Road delays: for the birds: County, township road projects delayed to prevent harm to any bird habitatStutsman County and one of its townships ran afoul of fowl while attempting to raise water-afflicted roads recently. “The birds basically have more rights than we do, but they don’t pay any taxes,” said Dave Schwartz, Stutsman County commissioner.
By: Kari Lucin, The Jamestown Sun
Stutsman County and one of its townships ran afoul of fowl while attempting to raise water-afflicted roads recently.
“The birds basically have more rights than we do, but they don’t pay any taxes,” said Dave Schwartz, Stutsman County commissioner.
The county was briefly stymied in its efforts to raise Stutsman County Road 39 by the piping plover, a small shorebird on the endangered species list.
The grade raising, known as the Stink Lake project, would raise a portion of Stutsman County Road 39, also known as Old Highway 10, west of Medina.
The project was originally intended to be complete last fall, but it took a while to get through all the departments of the Federal Emergency Management Agency, which is providing funds for the grade raise, said Jerry Brickner, Stutsman County’s applicant agent for FEMA.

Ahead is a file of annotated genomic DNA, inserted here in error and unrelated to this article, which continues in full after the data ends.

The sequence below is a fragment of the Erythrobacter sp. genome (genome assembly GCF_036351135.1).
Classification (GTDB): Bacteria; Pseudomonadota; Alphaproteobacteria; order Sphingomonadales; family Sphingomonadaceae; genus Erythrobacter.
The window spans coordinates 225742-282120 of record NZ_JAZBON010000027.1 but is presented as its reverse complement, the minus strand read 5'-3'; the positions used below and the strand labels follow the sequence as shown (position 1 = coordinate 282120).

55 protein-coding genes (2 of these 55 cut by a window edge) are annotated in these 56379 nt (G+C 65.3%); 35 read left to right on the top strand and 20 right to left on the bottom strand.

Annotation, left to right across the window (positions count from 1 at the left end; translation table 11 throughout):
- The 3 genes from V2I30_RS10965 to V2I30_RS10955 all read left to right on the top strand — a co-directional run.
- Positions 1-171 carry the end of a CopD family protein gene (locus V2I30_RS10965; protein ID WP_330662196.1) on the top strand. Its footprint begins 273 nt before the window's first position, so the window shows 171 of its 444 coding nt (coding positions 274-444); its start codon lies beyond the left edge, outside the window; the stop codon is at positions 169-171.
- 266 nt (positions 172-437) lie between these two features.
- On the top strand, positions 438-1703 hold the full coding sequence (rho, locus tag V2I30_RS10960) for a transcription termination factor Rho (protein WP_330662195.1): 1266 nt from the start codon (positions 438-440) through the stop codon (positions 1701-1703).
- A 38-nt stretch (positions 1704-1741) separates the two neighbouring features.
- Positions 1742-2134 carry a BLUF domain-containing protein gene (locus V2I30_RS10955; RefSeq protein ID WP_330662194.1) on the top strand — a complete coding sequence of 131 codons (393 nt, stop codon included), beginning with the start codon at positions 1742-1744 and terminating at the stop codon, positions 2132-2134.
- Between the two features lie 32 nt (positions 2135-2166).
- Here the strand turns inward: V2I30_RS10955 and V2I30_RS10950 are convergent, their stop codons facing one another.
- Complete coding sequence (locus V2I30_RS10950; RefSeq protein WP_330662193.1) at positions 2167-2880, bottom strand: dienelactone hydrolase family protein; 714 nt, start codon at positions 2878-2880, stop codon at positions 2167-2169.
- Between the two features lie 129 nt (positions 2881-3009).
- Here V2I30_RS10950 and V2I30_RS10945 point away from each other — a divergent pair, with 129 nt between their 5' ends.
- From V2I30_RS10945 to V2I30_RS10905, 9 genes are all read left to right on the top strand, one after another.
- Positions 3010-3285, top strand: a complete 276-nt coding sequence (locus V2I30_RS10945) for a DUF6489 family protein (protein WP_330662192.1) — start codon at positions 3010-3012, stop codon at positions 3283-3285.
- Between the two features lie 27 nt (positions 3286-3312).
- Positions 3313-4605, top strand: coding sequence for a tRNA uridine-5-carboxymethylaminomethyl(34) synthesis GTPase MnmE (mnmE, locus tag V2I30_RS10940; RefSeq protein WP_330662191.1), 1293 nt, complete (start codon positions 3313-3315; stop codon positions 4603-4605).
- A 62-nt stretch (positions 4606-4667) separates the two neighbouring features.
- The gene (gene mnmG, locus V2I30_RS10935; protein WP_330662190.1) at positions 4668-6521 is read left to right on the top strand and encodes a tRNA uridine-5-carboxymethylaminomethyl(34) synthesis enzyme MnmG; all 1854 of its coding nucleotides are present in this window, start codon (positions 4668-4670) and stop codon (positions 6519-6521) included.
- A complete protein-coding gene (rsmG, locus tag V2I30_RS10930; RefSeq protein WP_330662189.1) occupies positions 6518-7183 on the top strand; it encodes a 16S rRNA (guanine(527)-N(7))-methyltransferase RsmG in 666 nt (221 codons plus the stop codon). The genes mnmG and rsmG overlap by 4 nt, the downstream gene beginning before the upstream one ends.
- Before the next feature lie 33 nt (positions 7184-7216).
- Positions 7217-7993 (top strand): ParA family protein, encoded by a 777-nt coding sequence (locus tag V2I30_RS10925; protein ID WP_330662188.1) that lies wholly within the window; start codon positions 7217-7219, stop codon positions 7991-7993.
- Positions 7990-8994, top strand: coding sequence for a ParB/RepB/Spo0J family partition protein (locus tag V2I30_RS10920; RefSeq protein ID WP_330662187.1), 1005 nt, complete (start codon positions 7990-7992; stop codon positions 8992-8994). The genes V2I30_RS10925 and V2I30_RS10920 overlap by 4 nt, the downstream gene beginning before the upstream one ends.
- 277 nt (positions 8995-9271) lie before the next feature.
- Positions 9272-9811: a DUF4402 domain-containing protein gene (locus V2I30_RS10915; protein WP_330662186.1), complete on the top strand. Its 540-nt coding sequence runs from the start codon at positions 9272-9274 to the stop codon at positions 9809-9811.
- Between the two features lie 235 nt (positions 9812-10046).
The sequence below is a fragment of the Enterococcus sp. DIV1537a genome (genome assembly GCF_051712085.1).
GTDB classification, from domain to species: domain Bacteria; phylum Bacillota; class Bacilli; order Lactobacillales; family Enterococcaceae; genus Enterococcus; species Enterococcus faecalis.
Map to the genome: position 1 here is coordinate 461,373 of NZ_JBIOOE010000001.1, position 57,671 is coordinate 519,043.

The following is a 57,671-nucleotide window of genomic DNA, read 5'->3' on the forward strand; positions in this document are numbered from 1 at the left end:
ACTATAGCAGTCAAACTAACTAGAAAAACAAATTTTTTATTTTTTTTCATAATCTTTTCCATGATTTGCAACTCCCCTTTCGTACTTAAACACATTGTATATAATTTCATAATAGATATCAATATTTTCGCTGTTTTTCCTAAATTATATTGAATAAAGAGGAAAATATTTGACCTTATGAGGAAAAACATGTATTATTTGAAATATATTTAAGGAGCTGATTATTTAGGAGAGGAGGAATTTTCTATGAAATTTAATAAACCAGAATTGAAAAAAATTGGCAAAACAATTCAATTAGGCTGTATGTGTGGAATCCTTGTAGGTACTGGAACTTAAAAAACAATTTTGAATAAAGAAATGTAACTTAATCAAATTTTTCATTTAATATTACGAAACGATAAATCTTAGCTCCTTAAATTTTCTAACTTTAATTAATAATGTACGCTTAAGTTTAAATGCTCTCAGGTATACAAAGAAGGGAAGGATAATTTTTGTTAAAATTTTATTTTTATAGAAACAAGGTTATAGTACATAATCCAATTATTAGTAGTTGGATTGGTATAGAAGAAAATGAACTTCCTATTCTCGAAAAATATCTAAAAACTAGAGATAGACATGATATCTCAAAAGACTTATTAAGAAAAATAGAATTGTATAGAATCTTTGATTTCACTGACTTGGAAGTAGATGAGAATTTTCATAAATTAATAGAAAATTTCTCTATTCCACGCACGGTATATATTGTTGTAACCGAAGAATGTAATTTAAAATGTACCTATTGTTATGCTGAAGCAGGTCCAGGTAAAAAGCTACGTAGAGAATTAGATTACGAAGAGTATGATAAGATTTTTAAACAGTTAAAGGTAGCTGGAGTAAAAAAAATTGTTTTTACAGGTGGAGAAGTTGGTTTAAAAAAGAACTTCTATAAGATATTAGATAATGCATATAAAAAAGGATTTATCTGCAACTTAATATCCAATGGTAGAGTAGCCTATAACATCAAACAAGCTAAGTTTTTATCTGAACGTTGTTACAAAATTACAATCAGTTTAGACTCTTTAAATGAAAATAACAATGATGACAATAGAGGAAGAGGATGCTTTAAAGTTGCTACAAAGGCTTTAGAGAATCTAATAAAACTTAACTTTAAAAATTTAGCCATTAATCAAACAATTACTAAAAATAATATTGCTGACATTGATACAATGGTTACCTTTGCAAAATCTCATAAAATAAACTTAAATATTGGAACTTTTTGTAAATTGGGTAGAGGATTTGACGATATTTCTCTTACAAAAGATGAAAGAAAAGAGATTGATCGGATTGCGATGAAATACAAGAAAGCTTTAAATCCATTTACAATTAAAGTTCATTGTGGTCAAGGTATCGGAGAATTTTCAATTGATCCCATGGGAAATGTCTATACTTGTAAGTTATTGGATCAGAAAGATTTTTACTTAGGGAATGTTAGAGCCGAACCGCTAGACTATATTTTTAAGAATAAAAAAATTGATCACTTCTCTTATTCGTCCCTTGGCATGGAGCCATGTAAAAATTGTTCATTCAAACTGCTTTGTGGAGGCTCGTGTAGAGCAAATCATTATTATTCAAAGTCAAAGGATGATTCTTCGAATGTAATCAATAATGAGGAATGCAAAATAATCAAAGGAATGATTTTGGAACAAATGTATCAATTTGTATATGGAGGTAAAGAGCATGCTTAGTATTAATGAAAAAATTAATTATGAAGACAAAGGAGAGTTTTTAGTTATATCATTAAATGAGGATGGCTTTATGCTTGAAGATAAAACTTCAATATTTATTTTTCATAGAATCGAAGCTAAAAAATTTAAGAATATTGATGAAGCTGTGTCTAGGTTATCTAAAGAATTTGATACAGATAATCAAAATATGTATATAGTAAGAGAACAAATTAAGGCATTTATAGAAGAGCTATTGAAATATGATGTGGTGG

The area of the grade raise was once an alkalized slough, with a beach that was once designated as a habitat for the piping plover. Since 1993, water has risen, eliminating both the beaches and the alkalization, Brickner explained.
However, the place was still listed as possible habitat of the piping plover when the project was approved April 24. County officials thought that approval meant it was okay to go ahead with the project.
Work began June 14 but was disrupted briefly over the possibility of plover.
“We had to hire a biologist out of Bismarck that came out Monday morning (June 18) and assessed the site and found out there was no piping plovers where the road was at,” Schwartz said.
Had a piping plover actually been found, work would have been shut down.
Getting the environmental consultant cost Stutsman County approximately $750.
Meanwhile, Rose Township, located in the center of the eastern border of Stutsman County, experienced its own bird-related problem when trying to raise the grade on a township road coming out of Clementsville.
The township wanted to take clay from Conservation Reserve Program land to build up the road. But concerns over possible duck habitat meant the township had to put the project on hold for three weeks or a month, said Tim Ames, a Rose County supervisor.
The grade raise has since gone ahead as planned.
“We were all standing right there with the equipment in the grass (when) oop, can’t do it because of the birds’ nests that were out there,” Ames said.
The delay didn’t cost the township any extra money, he added.
Sun reporter Kari Lucin can
be reached at 701-952-8453
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